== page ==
Most of Apple Valley, Lakeville facilities’ electricity comes from renewable energy
In recent years Uponor North America has been striving to move to overall sustainability in its operations.
The company, based in Apple Valley, has taken some steps toward this locally with actions such as its Lakeville distribution center now receiving 100 percent of its electrical power from wind energy.
The company has a global goal to be carbon neutral as part of its sustainability goals. The fastest way to do this so far in North America is to get off of coal-sourced power, Uponor North America President Bill Gray told the newspaper in July. According to the company, Uponor plans to use 100 percent renewable resources to power its facilities globally by 2025.
“It just makes sense to us that renewables and reducing carbon footprint is just something that we as ... a responsible global company need to do,” Gray said.
The company said in June that 60 percent of Uponor’s Apple Valley electrical demand comes from wind and solar energy through Xcel Energy’s Renewable Connect program.
Uponor is also the first major manufacturing customer to participate in Dakota Electric Association’s Wellspring Renewable Energy program.
“As a partner in the program since Jan. 1, 2020, Uponor will annually purchase approximately 2.2 million kilowatt-hours of wind-generated electricity, which is equivalent to powering 263 homes’ electricity use for one year,” a news release said. “The company’s products also help curb carbon footprints, offer energy-efficient solutions for homes and commercial structures, and monitor water use.”
Gray said Uponor began working with local utilities to increase its renewable energy consumption in 2017.
According to Uponor, the company’s overall sustainability efforts are guided by four priorities: conserving water, reducing waste, improving energy efficiency and empowering labor.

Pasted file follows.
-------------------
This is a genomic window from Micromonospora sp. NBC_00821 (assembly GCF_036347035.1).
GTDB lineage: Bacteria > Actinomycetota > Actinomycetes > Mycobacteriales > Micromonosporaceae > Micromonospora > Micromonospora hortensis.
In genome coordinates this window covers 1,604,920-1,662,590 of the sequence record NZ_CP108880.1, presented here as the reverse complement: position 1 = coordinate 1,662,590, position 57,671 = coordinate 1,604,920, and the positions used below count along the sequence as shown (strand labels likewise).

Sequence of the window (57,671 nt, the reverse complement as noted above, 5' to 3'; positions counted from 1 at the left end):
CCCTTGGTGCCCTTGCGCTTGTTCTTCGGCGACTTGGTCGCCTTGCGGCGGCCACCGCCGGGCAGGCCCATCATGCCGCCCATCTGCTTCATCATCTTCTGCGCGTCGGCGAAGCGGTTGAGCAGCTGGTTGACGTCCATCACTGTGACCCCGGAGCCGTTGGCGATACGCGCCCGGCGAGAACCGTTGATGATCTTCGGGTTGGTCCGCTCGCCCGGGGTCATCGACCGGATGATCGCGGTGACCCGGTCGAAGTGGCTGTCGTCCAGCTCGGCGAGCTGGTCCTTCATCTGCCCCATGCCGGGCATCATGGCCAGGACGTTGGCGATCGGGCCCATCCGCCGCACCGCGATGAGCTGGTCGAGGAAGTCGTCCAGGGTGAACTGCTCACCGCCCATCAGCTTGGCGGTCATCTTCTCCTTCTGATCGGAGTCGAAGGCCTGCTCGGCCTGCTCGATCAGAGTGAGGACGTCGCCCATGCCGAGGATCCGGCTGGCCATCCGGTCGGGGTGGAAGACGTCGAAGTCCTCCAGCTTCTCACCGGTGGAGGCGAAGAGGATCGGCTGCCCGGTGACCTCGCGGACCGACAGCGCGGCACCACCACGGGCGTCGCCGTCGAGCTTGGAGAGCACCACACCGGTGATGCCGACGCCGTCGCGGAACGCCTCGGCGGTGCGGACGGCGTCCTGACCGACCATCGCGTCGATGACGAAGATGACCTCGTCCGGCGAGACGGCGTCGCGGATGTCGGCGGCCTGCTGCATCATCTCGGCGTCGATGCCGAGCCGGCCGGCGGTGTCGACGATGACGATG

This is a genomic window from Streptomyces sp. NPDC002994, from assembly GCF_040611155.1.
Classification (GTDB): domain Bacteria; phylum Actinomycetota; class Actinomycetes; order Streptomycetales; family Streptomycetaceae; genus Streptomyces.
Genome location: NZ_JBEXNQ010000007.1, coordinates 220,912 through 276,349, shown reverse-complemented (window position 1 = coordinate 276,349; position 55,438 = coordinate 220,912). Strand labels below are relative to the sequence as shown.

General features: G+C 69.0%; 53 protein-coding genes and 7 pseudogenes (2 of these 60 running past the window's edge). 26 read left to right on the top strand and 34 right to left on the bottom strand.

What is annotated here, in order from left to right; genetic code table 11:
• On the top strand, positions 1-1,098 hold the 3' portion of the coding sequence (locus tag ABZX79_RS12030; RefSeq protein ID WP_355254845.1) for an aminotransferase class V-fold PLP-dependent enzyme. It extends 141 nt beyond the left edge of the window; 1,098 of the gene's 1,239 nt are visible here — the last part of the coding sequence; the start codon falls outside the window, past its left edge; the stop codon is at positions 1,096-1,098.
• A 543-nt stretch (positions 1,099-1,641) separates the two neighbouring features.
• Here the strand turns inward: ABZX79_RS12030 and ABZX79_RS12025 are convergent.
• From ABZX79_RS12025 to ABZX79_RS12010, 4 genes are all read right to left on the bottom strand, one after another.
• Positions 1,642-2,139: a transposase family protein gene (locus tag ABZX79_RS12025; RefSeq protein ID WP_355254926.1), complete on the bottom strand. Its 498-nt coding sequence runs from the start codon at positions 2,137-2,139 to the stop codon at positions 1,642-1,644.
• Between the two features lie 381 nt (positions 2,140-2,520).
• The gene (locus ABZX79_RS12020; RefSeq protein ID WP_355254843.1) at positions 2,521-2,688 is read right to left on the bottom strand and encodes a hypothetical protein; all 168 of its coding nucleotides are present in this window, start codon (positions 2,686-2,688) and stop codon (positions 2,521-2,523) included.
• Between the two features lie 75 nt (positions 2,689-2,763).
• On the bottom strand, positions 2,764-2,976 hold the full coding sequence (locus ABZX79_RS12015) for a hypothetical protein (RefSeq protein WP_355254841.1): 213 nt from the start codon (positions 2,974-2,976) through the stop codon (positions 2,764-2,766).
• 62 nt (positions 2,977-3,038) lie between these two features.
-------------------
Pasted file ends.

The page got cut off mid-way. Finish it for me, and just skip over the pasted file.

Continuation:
Under water conservation, Uponor plans to have a “sustainable water footprint” at all of its facilities as it works to restore wetland and expand access to drinking water.
“The company repurposes rainwater and graywater to provide 100 percent of the water needed in our manufacturing process. Uponor is also making water smarter by eliminating leaks and water, encouraging people to use every drop wisely,” the company said.
Uponor has looked for solutions to cut waste and costs and helps suppliers to “go green by scoring them on sustainable practices and guiding them to improve in order to create greater transparency and a green overall supply chain.” The company is the first World Wildlife Fund-certified Green Office in the United States, the news release says.
Uponor plans to reduce waste on building sites to half of 2015 levels by 2025 with 100 percent of scrap and packaging to be recyclable or reusable.
With it’s “empower labor” focus, Uponor encourages its employees to keep the industry innovating through job site and classroom training, the company said. Uponor also sponsors Texas Women in Trades, offers technical school scholarships and hosts manufacturing events to encourage more women and diverse young people to build their careers in trades.
Patty Dexter can be reached at email@example.com.